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Did Jesus Get Confused?

Matthew 22:39
And the second is like it: "You shall love your neighbor as yourself."
KJV

Jesus commands us to love one another in Matthew 22:39. Yet, notice what He said in Luke 14:26. Cross reference this with Romans 9:10-13. Did Jesus command us to do something and then change His mind? Did God literally hate someone Himself? Was Christ confused? Research and discuss at length your conclusions.


Jesus dines with a Pharisee (Luke 14:1). It is the Sabbath and Jesus heals a man with dropsy (v2-4). This raises the continuing conflict of the "legal rules" for the Sabbath with Christ’s actions. In verses 5-6 Jesus uses the Jews’ own benevolence for their herds as proof that healing a person is more important than the "rules." The Lord then moves into a parable concerning pride and humility in relations to one’s place in the kingdom,. Luke 14:11 sets forth the key statement of the parable for purposes of understanding verse 26 in relation to Matthew 22:39: "For whosoever exalteth himself shall be abased; and he that humbleth himself shall be exalted."

Jesus commences a second parable about a great feast at verse 16. This parable discusses how "many" (the Jews) were invited (by God) to a great wedding feast, but when it was time to actually attend, they all make excuses and were unable to come to the feast. Accordingly, the master of the house (God) sent his servant out to the highways to invite others (the Gentiles) to attend. The key here is verse 24: "For I say unto you, That none of those men which were bidden shall taste of my supper."

Luke 14:25 implies that Jesus left the feast after providing the parable of the great feast and that many people went with Him. Since we are dealing with a feast being held at the house of a Pharisee, those following the Lord would have been virtually all Jewish. It is at this point that Jesus turns to the crowd and addresses them with the verse in question. The context of the presentation is clearly the rejection of God by the Jews in favor of their own religious traditions. Jesus uses this setting to explain actual discipleship – following God at a cost.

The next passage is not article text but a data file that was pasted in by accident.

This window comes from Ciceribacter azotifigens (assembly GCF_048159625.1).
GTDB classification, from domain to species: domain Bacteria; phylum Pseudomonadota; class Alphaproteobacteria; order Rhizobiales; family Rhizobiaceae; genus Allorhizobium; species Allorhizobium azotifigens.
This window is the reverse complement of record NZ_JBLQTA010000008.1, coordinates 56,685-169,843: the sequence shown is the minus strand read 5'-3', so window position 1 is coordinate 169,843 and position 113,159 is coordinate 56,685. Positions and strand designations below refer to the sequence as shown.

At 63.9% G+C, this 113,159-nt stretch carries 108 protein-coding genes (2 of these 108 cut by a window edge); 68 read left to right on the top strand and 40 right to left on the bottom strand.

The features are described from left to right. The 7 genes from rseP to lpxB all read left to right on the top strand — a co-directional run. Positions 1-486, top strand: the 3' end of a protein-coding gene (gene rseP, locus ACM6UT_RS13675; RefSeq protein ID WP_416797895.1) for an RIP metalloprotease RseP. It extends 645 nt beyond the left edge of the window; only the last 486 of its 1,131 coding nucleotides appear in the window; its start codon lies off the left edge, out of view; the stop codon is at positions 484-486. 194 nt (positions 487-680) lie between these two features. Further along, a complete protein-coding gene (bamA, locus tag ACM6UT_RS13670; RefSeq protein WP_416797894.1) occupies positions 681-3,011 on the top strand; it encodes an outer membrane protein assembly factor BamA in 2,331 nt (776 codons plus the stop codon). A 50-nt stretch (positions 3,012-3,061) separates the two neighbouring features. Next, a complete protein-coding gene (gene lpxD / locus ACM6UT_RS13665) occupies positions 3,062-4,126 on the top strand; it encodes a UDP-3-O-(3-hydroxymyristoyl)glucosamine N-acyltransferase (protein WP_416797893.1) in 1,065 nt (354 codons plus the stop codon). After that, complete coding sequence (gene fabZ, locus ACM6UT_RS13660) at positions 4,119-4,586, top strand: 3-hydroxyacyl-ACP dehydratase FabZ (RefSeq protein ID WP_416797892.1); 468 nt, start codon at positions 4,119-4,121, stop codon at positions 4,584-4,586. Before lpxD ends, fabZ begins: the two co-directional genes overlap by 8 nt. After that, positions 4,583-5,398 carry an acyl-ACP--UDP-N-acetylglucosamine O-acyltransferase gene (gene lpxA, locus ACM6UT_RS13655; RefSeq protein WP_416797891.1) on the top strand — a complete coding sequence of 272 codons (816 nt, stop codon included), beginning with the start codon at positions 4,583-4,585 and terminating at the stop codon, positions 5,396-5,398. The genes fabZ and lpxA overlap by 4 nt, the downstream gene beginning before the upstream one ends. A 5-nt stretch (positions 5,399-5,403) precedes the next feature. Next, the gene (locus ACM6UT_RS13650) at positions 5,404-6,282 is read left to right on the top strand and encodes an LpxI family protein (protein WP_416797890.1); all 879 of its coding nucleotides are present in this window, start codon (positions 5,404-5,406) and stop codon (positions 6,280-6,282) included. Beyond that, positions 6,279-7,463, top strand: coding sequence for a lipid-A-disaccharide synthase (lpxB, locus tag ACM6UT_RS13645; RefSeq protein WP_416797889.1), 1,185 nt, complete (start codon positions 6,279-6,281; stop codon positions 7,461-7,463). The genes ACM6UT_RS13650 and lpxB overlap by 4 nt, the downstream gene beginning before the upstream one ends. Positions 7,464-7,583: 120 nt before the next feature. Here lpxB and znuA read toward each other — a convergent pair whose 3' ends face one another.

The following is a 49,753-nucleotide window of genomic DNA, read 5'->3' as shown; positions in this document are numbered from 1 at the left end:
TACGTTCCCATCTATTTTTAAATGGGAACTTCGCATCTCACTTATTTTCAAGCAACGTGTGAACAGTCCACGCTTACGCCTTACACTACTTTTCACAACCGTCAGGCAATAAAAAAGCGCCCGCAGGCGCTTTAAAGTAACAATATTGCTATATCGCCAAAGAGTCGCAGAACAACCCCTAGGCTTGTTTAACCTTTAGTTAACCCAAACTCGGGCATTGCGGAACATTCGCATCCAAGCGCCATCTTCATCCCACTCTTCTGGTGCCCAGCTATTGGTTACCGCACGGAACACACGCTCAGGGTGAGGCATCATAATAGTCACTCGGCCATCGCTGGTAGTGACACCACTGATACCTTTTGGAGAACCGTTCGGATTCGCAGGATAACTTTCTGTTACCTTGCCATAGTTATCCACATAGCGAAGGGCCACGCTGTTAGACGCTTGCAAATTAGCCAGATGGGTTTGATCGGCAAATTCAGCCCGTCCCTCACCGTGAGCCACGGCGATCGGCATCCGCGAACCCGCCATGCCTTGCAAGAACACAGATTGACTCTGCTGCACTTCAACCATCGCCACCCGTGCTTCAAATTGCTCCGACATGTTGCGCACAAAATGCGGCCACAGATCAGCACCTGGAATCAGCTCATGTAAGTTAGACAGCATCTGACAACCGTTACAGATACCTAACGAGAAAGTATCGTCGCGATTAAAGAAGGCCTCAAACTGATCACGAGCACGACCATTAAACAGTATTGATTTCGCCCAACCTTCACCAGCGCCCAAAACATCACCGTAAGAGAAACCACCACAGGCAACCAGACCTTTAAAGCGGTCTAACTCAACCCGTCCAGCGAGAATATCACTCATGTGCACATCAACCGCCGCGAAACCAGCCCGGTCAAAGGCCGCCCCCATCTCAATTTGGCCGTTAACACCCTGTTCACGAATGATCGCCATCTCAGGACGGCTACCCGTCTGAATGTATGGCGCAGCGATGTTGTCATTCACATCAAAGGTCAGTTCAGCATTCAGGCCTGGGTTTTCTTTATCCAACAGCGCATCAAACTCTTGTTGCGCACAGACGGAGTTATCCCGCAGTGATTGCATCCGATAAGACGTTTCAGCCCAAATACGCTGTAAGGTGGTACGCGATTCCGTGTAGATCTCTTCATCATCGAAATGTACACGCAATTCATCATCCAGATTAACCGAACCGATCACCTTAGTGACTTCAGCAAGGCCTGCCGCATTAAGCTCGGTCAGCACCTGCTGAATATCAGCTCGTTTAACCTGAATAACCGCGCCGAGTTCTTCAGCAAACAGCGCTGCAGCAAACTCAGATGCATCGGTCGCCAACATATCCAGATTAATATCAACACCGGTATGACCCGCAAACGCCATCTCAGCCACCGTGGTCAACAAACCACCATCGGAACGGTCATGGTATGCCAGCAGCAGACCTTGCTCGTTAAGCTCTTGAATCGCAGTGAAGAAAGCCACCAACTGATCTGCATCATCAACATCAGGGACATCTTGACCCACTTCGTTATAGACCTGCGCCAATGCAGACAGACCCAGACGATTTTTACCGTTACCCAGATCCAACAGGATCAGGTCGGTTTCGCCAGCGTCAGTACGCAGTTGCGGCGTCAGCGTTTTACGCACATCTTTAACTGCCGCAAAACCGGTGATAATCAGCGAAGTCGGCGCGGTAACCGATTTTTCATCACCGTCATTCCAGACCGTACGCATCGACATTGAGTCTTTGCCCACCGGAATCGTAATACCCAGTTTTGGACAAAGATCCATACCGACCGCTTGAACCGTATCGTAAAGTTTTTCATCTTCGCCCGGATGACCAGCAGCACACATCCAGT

Luke 14:27 amplifies the individual application of the choice for or against God as being a conscious decision by the disciple. Verses 28-32 present the concept of a cost to discipleship. To a great extent, the cost being discussed in this entire chapter is the price of "pride" and self-centeredness. To follow Jesus, one must give up all sense of self and pride. To follow Jesus, one must place everything else behind God’s call. In modern management terms, God must become the disciple’s number one priority.

This need to prioritize is highlighted in verse 33: "So likewise, whosoever he be of you that forsaketh not all that he hath, he cannot be my disciple." The disciple must become the "salt" of God. If salt looses its flavor, it has no value. Likewise, if the disciple taints following God with concerns of life, he looses his value to God (v34-35). Therefore, when Jesus draws the comparison of hate in verse 26, He is telling us that to place family or friends above God is to hate God. Such a person has placed others ahead of God, and, thus, is unfit to follow God.

However, when one "hates" his family in the sense of placing God first, one is now a true disciple of God. The disciple has accomplished the great commandment of Matthew 22:37. This allows and empowers the disciple to carryout the second greatest commandment of loving one’s neighbor as a disciple of Jesus. One’s family members are certainly one’s closet neighbors – or, at least, they should be! This type of "hating" actually provides the power to accomplish and comply with the commandments of the Matthew passages. Jesus was neither confused nor contradictory in these verses. Jesus was actually explaining the cost involved in being able to accomplish the greatest commandment. It is by "hating" family, friends, materialism, and any other distractions of our lives that enable us to be true disciples of Jesus.

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September 15, 2019

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